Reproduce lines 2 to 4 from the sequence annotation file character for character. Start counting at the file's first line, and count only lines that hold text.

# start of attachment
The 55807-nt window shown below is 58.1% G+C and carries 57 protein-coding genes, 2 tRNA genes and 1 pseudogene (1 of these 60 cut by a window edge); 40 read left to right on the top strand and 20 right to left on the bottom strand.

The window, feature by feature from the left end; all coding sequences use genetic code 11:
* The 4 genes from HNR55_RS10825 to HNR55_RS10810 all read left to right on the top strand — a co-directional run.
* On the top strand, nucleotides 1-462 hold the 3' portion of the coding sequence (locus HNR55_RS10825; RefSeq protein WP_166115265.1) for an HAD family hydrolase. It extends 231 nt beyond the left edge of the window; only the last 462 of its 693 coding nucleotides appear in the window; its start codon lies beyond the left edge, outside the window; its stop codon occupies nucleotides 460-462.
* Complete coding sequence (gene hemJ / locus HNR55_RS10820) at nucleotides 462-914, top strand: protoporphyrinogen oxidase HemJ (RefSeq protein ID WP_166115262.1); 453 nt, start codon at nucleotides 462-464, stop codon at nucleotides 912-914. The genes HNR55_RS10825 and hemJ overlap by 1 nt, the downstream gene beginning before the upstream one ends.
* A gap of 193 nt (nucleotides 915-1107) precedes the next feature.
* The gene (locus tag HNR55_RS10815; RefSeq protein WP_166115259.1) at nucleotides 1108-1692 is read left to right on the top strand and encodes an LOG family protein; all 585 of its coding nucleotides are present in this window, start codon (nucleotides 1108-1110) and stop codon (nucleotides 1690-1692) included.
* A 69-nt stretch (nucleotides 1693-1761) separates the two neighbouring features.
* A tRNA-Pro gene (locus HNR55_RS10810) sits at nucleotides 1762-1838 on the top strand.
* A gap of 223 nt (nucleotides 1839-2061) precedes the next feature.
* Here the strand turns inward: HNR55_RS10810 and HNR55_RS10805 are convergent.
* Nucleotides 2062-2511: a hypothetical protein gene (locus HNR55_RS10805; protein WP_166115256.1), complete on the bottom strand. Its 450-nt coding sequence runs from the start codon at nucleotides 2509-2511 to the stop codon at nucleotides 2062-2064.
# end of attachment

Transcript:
The window, feature by feature from the left end; all coding sequences use genetic code 11:
* The 4 genes from HNR55_RS10825 to HNR55_RS10810 all read left to right on the top strand — a co-directional run.
* On the top strand, nucleotides 1-462 hold the 3' portion of the coding sequence (locus HNR55_RS10825; RefSeq protein WP_166115265.1) for an HAD family hydrolase. It extends 231 nt beyond the left edge of the window; only the last 462 of its 693 coding nucleotides appear in the window; its start codon lies beyond the left edge, outside the window; its stop codon occupies nucleotides 460-462.